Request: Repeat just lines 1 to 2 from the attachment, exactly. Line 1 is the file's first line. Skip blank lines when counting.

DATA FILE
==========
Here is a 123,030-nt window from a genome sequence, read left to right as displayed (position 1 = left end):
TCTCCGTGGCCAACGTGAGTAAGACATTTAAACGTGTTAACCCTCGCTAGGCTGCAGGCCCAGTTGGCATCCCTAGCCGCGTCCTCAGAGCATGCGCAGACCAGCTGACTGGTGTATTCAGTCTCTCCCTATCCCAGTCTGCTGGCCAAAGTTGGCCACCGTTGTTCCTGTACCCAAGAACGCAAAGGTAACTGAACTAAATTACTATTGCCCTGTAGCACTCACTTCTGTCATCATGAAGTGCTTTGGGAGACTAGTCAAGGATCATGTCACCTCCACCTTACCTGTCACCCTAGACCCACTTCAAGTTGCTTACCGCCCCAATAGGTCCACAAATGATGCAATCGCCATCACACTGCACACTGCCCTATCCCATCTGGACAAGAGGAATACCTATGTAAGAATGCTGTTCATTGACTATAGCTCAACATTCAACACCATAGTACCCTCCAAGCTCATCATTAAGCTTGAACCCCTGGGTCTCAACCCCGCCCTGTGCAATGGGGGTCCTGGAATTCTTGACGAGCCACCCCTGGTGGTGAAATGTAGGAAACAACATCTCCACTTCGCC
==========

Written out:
Here is a 123,030-nt window from a genome sequence, read left to right as displayed (position 1 = left end):
TCTCCGTGGCCAACGTGAGTAAGACATTTAAACGTGTTAACCCTCGCTAGGCTGCAGGCCCAGTTGGCATCCCTAGCCGCGTCCTCAGAGCATGCGCAGACCAGCTGACTGGTGTATTCAGTCTCTCCCTATCCCAGTCTGCTGGCCAAAGTTGGCCACCGTTGTTCCTGTACCCAAGAACGCAAAGGTAACTGAACTAAATTACTATTGCCCTGTAGCACTCACTTCTGTCATCATGAAGTGCTTTGGGAGACTAGTCAAGGATCATGTCACCTCCACCTTACCTGTCACCCTAGACCCACTTCAAGTTGCTTACCGCCCCAATAGGTCCACAAATGATGCAATCGCCATCACACTGCACACTGCCCTATCCCATCTGGACAAGAGGAATACCTATGTAAGAATGCTGTTCATTGACTATAGCTCAACATTCAACACCATAGTACCCTCCAAGCTCATCATTAAGCTTGAACCCCTGGGTCTCAACCCCGCCCTGTGCAATGGGGGTCCTGGAATTCTTGACGAGCCACCCCTGGTGGTGAAATGTAGGAAACAACATCTCCACTTCGCC